Wrongful Death Statute of Limitations in Colorado

Wrongful Death Statute of Limitations

Losing a loved one due to another party’s negligent or intentional conduct is devastating for any family. As you grieve, you might also wish to seek answers, accountability, and compensation from the at-fault party. In Colorado, you must file a legal claim before the state’s wrongful death statute of limitations expires. Waiting too long to pursue your claim could drastically impact your legal options.

If you have questions about the time limit for filing a wrongful death lawsuit, get advice from the attorneys at Earl & Earl, PLLC today. You can discuss the details of your case with a knowledgeable Colorado wrongful death lawyer in a free consultation.

What Is a Statute of Limitations?

A statute of limitations establishes how long claimants have to take legal action against another party. The statutes of limitations are not the same for every type of legal claim. However, they share one key similarity: your claim will be dismissed if you try to file a lawsuit after the statute of limitations has expired.

A statute of limitations is designed to ensure that a plaintiff pursues a legal matter promptly. This helps ensure that defendants are not subject to legal liability indefinitely and that cases will be handled within a reasonable amount of time.

What Is the Statute of Limitations for Wrongful Death in Colorado?

Under Colorado law, claimants must file a wrongful death lawsuit within two years of the date of a person’s passing. The only exception to this statute of limitations is for wrongful death claims arising from a hit-and-run accident. A lawsuit must be filed within four years of a decedent’s death in those instances.

Can You Toll the Statute of Limitations?

Under certain circumstances, the statute of limitations may be paused or extended, otherwise known as tolling.

Statutes of limitations are sometimes tolled under what is known as the “discovery rule.” Under this rule, the clock does not begin ticking until the person knows (or should know through reasonable diligence and investigation) the cause of the victim’s death. For example, if you did not ― and could not ― have initially realized that your loved one’s death was caused by someone else, the statute of limitations may be tolled until you discover the facts that would support a wrongful death claim.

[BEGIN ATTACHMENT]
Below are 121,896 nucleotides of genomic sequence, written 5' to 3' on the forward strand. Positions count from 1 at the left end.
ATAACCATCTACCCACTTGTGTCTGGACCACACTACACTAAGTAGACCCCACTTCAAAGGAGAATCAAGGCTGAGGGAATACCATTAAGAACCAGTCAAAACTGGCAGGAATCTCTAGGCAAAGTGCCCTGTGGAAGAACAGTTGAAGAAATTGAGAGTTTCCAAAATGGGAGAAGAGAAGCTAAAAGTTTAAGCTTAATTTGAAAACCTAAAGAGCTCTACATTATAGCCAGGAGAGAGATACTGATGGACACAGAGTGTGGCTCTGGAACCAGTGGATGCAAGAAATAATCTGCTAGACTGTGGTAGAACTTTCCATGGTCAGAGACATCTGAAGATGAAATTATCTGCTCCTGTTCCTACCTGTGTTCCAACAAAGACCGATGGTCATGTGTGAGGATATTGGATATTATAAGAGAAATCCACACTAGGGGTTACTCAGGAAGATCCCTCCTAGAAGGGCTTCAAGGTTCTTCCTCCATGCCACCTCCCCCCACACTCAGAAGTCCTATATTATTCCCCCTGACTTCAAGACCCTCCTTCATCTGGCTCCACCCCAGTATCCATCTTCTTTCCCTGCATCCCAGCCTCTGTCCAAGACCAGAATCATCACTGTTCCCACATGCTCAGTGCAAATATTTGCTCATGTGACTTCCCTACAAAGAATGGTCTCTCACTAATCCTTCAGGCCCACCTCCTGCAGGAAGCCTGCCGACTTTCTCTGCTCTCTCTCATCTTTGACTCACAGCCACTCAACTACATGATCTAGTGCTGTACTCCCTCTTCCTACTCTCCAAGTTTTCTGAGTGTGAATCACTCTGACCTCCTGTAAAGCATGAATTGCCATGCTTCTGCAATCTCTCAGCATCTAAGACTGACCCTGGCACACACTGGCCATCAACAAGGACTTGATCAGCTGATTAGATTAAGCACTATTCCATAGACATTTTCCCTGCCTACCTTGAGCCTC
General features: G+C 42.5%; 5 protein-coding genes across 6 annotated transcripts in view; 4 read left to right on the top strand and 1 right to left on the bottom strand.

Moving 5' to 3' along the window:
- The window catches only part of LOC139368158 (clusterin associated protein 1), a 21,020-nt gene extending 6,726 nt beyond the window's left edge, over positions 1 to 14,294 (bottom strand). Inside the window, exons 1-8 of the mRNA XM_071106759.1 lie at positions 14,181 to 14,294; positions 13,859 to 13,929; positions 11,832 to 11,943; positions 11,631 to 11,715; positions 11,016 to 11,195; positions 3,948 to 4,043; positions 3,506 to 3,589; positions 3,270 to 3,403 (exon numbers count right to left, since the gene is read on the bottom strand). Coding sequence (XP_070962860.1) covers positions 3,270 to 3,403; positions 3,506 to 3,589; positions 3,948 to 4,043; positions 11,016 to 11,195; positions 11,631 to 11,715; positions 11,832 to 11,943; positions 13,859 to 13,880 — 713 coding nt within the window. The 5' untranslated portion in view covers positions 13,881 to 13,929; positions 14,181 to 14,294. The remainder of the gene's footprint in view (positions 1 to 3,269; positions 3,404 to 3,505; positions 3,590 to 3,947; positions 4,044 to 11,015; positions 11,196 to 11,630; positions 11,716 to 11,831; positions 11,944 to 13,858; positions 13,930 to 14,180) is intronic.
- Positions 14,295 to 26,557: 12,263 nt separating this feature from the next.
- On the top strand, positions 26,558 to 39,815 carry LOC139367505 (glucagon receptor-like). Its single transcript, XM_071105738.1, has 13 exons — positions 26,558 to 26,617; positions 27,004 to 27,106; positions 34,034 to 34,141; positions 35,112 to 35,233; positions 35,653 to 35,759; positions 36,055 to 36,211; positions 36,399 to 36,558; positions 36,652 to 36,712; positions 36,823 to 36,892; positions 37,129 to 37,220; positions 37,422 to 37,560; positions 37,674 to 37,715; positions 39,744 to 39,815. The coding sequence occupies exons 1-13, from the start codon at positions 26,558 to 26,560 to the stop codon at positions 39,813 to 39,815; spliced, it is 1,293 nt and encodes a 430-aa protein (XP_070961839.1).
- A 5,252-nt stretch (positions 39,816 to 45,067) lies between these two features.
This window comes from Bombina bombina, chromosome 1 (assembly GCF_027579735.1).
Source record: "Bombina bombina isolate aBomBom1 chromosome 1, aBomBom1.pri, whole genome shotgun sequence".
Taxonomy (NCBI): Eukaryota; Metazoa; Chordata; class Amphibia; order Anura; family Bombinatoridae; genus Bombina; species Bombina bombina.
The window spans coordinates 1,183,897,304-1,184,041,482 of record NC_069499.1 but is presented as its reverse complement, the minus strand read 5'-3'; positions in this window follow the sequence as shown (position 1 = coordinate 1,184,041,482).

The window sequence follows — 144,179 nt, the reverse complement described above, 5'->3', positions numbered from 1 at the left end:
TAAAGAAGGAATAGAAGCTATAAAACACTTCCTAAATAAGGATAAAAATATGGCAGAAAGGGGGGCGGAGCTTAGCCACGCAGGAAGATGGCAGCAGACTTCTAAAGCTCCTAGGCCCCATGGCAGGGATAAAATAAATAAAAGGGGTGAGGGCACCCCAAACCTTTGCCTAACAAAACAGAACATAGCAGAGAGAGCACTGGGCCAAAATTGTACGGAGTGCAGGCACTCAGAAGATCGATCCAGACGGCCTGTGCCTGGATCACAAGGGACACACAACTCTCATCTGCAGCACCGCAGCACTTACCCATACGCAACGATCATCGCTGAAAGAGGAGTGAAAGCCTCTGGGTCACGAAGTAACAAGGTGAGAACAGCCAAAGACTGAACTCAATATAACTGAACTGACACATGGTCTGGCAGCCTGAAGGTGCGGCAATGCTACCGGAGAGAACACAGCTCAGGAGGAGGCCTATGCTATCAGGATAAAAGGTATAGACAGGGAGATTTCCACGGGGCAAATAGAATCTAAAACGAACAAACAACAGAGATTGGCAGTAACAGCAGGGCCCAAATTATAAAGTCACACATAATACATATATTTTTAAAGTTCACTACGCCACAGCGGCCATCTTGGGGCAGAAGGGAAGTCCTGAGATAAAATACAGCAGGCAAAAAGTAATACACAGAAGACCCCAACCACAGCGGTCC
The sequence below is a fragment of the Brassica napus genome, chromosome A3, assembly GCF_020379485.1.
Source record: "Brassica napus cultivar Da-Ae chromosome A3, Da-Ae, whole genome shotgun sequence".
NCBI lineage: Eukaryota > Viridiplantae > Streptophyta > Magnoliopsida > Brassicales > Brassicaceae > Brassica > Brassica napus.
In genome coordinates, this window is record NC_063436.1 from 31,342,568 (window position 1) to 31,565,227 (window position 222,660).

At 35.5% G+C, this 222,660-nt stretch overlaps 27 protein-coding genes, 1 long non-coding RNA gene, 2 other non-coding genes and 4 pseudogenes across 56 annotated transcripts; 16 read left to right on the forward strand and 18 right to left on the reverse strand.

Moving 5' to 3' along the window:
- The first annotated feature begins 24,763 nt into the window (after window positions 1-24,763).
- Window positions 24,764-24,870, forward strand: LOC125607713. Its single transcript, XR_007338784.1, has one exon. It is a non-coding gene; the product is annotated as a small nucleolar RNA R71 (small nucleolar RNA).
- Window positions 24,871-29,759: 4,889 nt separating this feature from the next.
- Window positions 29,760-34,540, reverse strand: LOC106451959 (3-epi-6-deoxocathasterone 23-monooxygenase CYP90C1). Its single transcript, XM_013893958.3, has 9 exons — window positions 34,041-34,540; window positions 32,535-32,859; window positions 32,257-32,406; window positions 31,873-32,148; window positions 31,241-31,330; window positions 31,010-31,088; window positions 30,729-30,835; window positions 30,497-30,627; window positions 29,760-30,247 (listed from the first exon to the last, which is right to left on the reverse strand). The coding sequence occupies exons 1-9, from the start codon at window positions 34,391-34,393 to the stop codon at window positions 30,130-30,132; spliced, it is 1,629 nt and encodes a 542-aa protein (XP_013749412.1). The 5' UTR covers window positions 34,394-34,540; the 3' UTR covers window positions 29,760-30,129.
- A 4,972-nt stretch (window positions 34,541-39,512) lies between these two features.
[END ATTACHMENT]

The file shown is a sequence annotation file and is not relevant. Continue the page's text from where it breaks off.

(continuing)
The statute of limitations may also be tolled based on the negligent party’s behavior. Suppose the at-fault party(s) try to conceal facts or evidence proving their liability for your loved one’s death. In that case, the limitations period might be tolled for the time they tried to conceal the information. A court may also rule that the statute of limitations can be tolled where an at-fault party engages in an act of fraud that causes you and your family not to file your wrongful death lawsuit on time.

Why You Should Talk to a Wrongful Death Lawyer Now

Though the wrongful death statute of limitations in Colorado gives you two years to file a claim, you should not wait to talk to a lawyer. Your case will require careful investigation and preparation. If you wait too long to get started, your wrongful death attorney may not have sufficient time to build the best possible case before the deadline.

Delaying also means you run the risk that important evidence is lost or destroyed, or that witnesses’ memories begin to fade. To ensure your family has the strongest possible claim, you should talk to a wrongful death lawyer as soon as you can.

Who Can File a Wrongful Death Claim?

Colorado’s wrongful death statute specifies that only certain family members can file a wrongful death claim.

If a person dies while married, only their spouse can file a wrongful death lawsuit within the first year following the decedent’s death. If a decedent was unmarried but had surviving children or designated beneficiaries in their will, those individuals may file the lawsuit in the first year.

After the first year, any of the following individuals may bring a wrongful death lawsuit:

  • A surviving spouse
  • Any surviving children
  • Any eligible designated beneficiaries

If one or some of these eligible individuals files a lawsuit, any others who fall into one of the above three categories have 90 days to join the lawsuit.

If a person died unmarried and left behind no children or beneficiaries, the decedent’s parents may file a wrongful death lawsuit.

Call a Colorado Wrongful Death Lawyer Now

Don’t wait until it is too late to get the justice and closure you deserve after losing a beloved family member. Contact a Colorado wrongful death lawyer from Earl & Earl, PLLC to learn more about demanding justice for your loved one’s death.

When you hire our law firm, you’ll benefit from working directly with a sympathetic attorney who will take time to understand your needs and craft a compelling wrongful death claim on your behalf. Call or contact us now for a free case review with a Colorado Springs wrongful death attorney.

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